The United States has said it would not grant a visa to Iran's proposed UN ambassador, citing the envoy's links to the 1979-1981 hostage crisis.
President Barack Obama had come under strong pressure not to allow Hamid Abutalebi into the country to take up his position in New York.
There are concerns that the dispute would disrupt delicate negotiation between Tehran, Washington and other world powers over Iran's nuclear programme.
White House spokesman Jay Carney said the United Nations and Iran had been told "that we will not issue a visa to Mr Abutalebi."
Neither the White House nor the State Department provided further explanation.
US law allows the government to bar UN diplomats who are considered national security threats.
However, Mr Obama's potentially precedent-setting step could open the US to criticism that it is using its position as host nation to improperly exert political influence.
The US government objects to Mr Abutalebi because of his suspected participation in a Muslim student group that seized the embassy in November 1979 and held 52 Americans hostage for 444 days.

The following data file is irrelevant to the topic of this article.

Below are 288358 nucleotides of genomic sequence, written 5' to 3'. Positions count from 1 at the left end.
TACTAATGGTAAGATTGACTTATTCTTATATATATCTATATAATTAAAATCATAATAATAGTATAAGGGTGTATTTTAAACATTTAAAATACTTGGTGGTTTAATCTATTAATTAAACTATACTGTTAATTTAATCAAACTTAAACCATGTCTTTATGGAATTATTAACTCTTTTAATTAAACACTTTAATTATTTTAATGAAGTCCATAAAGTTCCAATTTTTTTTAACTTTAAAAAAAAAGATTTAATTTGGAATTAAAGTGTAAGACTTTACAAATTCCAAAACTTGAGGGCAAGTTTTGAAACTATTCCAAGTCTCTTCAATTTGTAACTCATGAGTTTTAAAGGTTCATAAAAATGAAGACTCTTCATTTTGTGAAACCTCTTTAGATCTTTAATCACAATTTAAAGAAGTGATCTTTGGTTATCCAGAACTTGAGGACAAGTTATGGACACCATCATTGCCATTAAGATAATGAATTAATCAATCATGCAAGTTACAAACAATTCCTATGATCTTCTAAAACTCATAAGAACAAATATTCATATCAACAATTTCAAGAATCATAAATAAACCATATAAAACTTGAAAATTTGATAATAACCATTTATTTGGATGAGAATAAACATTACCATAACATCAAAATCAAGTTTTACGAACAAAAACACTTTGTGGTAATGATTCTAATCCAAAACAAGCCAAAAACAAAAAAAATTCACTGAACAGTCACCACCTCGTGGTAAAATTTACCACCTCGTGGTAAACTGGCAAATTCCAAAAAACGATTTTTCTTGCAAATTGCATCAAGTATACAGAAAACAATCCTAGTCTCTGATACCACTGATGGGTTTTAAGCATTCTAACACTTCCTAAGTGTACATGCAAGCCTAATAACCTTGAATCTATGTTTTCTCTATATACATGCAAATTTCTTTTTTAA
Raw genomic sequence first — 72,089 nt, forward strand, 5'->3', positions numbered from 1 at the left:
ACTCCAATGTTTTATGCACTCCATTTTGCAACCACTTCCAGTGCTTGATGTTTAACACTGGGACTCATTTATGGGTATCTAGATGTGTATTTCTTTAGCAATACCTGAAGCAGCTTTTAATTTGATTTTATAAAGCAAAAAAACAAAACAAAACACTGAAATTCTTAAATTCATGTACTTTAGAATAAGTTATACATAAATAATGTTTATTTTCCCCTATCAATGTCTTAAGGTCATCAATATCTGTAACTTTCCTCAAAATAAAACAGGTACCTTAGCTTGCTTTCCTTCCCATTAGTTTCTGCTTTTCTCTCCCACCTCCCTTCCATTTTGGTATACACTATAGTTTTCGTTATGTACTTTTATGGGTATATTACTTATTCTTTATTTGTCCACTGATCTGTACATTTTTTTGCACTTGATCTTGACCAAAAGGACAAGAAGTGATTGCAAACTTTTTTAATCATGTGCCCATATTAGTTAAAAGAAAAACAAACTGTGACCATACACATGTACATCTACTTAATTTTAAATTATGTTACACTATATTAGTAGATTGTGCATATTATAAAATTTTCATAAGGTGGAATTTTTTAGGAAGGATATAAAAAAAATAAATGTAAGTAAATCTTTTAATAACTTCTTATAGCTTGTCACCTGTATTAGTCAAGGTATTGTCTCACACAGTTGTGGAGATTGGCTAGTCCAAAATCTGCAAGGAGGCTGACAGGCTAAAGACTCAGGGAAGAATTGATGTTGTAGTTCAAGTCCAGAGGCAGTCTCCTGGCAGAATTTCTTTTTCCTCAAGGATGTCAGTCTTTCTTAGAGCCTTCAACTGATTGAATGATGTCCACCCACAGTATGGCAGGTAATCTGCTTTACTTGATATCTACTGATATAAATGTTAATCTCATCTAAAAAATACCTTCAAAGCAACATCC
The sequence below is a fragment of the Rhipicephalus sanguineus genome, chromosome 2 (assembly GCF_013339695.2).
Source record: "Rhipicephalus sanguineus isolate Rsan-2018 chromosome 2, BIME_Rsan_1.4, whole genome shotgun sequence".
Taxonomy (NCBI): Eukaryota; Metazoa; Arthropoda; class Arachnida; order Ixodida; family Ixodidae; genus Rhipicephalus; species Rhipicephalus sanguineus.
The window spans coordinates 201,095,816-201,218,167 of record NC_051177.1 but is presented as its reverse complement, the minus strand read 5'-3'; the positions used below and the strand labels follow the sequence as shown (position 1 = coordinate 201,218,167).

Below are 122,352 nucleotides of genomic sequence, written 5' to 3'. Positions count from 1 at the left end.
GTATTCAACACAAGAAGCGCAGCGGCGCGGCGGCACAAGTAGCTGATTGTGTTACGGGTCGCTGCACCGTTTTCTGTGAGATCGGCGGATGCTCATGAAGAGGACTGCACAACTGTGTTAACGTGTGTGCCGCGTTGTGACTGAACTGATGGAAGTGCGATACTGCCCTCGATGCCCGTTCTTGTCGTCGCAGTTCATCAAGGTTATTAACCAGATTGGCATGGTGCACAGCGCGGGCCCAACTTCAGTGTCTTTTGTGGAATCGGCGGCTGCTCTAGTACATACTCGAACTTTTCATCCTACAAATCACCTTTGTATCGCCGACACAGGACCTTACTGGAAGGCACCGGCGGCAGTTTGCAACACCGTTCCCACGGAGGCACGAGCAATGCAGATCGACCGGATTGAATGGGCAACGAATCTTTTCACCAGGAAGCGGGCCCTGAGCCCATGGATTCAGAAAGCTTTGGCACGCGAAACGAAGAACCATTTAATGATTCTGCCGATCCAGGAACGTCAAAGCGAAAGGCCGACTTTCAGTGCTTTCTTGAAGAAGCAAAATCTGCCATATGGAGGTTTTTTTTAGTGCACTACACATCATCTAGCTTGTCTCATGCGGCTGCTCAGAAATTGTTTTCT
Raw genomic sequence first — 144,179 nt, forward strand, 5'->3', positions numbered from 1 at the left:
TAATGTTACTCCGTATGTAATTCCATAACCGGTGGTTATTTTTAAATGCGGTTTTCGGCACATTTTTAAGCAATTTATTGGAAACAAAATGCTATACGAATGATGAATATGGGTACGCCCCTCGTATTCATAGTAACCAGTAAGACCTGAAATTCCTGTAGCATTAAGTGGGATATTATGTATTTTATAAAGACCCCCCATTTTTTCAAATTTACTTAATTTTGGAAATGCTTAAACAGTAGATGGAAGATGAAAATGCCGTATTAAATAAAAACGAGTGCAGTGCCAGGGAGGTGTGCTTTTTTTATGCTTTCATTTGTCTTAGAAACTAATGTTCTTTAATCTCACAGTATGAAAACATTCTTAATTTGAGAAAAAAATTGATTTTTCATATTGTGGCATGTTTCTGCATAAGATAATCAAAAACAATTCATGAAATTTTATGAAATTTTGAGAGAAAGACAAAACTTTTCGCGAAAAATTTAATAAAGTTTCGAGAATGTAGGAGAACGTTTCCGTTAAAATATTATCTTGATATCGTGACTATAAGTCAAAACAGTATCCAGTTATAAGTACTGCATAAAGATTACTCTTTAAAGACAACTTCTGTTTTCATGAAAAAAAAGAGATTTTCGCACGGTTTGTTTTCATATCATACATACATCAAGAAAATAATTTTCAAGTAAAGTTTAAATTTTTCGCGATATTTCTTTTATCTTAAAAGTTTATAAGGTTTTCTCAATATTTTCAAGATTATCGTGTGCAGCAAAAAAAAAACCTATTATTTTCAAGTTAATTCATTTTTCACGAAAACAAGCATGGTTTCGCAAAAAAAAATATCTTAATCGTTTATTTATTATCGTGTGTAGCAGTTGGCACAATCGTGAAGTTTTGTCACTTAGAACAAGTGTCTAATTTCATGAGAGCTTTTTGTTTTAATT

The veteran diplomat has acknowledged that he acted as an interpreter for the militants who held the hostages.
Mr Obama's decision came days after negotiators from Iran, the United States and five other world powers met in Vienna for another round of nuclear talks.
A spokesman for Iran's mission to the UN said the White House decision was unfortunate and may violate international law.
"It is a regrettable decision by the US Administration, which is in contravention of international law, the obligation of the host country and the inherent right of sovereign member states to designate their representatives to the United Nations," spokesman Hamid Babaei said in a statement.
Iran said it is pursuing Mr Abutalebi's case directly through the UN.
"We do not have a replacement for Mr Abutalebi and we will pursue the matter via legal mechanisms anticipated in the United Nations," Abbas Araghchi, a senior Foreign Ministry official and top nuclear negotiator, was quoted by Iran's official IRNA news agency as saying.
Earlier, an Iranian official said he did not expect the dispute to affect the nuclear negotiations.
Any official response would be up to the Iranian Foreign Ministry, but the US decision "will have no impact on our talks with the P5+1," the official told Reuters.
US officials also said they did not expect any impact.
The UN said it had no comment at this time on the US decision.